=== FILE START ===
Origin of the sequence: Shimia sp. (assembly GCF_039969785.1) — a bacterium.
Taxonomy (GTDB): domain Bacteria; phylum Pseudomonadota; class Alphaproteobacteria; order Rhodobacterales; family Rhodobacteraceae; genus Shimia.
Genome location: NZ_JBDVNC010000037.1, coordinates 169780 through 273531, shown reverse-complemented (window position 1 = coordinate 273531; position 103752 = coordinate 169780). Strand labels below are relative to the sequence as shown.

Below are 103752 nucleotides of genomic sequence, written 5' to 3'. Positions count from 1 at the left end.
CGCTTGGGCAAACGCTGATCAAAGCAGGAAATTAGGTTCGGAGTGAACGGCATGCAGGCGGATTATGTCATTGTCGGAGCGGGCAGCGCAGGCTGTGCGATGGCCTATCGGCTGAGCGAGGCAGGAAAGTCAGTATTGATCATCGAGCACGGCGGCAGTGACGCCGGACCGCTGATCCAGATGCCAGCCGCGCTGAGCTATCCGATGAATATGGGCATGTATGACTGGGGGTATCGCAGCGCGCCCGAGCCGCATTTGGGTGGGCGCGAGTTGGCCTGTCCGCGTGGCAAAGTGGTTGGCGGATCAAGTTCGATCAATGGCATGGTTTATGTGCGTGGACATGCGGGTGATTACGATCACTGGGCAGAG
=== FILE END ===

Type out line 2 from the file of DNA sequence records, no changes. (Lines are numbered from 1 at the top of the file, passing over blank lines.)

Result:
Taxonomy (GTDB): domain Bacteria; phylum Pseudomonadota; class Alphaproteobacteria; order Rhodobacterales; family Rhodobacteraceae; genus Shimia.